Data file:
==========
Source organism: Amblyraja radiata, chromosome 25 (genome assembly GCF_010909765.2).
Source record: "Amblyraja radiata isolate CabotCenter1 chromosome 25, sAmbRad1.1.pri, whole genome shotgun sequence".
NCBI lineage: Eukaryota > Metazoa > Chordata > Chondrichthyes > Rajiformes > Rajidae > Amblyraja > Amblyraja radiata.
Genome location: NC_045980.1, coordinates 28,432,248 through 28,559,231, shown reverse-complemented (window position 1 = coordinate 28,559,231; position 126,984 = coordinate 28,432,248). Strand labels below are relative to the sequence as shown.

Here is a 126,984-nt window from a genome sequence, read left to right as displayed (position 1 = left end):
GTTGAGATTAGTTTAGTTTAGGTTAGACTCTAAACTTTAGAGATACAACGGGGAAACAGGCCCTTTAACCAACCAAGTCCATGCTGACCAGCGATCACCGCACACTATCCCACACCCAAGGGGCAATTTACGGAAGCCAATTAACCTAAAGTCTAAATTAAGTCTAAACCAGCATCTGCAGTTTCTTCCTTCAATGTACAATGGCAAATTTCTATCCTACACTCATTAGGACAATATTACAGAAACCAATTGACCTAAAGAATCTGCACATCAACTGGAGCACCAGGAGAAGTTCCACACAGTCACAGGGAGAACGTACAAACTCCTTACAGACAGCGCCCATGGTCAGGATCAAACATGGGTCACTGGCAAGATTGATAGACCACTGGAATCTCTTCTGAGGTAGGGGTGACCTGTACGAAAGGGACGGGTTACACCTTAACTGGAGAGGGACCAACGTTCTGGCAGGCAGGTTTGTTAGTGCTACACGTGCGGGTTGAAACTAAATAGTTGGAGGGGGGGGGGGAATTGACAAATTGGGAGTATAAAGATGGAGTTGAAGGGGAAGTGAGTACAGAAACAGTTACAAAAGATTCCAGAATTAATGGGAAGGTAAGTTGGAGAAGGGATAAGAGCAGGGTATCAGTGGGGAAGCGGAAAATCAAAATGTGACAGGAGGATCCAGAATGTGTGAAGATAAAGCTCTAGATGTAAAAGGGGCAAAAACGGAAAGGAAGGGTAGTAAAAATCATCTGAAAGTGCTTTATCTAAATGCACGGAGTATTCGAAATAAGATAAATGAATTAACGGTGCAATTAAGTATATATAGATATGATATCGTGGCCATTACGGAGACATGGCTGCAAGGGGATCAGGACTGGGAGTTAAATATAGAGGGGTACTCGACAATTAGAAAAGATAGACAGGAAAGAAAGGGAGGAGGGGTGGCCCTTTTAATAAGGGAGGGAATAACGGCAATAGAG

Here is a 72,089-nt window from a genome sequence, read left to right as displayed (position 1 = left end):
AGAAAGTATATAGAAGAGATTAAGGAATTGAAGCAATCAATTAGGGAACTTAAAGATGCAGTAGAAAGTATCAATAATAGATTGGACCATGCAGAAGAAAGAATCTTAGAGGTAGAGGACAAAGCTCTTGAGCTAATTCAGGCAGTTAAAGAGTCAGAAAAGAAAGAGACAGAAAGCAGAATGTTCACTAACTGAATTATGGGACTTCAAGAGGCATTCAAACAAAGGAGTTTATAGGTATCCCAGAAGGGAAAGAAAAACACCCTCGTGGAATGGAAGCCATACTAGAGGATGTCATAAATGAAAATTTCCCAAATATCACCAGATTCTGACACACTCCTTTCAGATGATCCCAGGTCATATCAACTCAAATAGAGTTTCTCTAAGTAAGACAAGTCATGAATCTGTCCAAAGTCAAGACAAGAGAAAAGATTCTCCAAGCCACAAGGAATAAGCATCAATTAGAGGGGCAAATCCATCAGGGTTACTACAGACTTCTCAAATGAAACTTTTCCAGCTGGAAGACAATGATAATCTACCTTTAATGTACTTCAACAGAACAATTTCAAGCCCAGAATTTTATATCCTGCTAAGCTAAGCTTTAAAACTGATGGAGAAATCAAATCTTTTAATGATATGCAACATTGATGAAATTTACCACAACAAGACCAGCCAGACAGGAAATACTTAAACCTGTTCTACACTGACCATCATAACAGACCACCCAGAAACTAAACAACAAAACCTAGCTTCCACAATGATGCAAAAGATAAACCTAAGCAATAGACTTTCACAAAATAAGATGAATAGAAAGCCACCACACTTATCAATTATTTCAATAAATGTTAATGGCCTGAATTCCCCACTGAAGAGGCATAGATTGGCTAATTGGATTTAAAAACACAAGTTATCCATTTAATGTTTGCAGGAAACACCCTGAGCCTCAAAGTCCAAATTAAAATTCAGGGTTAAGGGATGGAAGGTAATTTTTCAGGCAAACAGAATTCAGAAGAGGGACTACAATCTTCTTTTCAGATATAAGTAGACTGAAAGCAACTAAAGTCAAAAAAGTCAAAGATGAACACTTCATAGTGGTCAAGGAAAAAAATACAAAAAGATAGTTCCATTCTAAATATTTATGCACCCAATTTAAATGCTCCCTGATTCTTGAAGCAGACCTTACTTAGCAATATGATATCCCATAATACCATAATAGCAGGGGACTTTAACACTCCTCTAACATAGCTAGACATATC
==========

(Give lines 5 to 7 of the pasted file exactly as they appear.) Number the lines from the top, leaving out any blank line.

Here is a 126,984-nt window from a genome sequence, read left to right as displayed (position 1 = left end):
GTTGAGATTAGTTTAGTTTAGGTTAGACTCTAAACTTTAGAGATACAACGGGGAAACAGGCCCTTTAACCAACCAAGTCCATGCTGACCAGCGATCACCGCACACTATCCCACACCCAAGGGGCAATTTACGGAAGCCAATTAACCTAAAGTCTAAATTAAGTCTAAACCAGCATCTGCAGTTTCTTCCTTCAATGTACAATGGCAAATTTCTATCCTACACTCATTAGGACAATATTACAGAAACCAATTGACCTAAAGAATCTGCACATCAACTGGAGCACCAGGAGAAGTTCCACACAGTCACAGGGAGAACGTACAAACTCCTTACAGACAGCGCCCATGGTCAGGATCAAACATGGGTCACTGGCAAGATTGATAGACCACTGGAATCTCTTCTGAGGTAGGGGTGACCTGTACGAAAGGGACGGGTTACACCTTAACTGGAGAGGGACCAACGTTCTGGCAGGCAGGTTTGTTAGTGCTACACGTGCGGGTTGAAACTAAATAGTTGGAGGGGGGGGGGGAATTGACAAATTGGGAGTATAAAGATGGAGTTGAAGGGGAAGTGAGTACAGAAACAGTTACAAAAGATTCCAGAATTAATGGGAAGGTAAGTTGGAGAAGGGATAAGAGCAGGGTATCAGTGGGGAAGCGGAAAATCAAAATGTGACAGGAGGATCCAGAATGTGTGAAGATAAAGCTCTAGATGTAAAAGGGGCAAAAACGGAAAGGAAGGGTAGTAAAAATCATCTGAAAGTGCTTTATCTAAATGCACGGAGTATTCGAAATAAGATAAATGAATTAACGGTGCAATTAAGTATATATAGATATGATATCGTGGCCATTACGGAGACATGGCTGCAAGGGGATCAGGACTGGGAGTTAAATATAGAGGGGTACTCGACAATTAGAAAAGATAGACAGGAAAGAAAGGGAGGAGGGGTGGCCCTTTTAATAAGGGAGGGAATAACGGCAATAGAG

Here is a 72,089-nt window from a genome sequence, read left to right as displayed (position 1 = left end):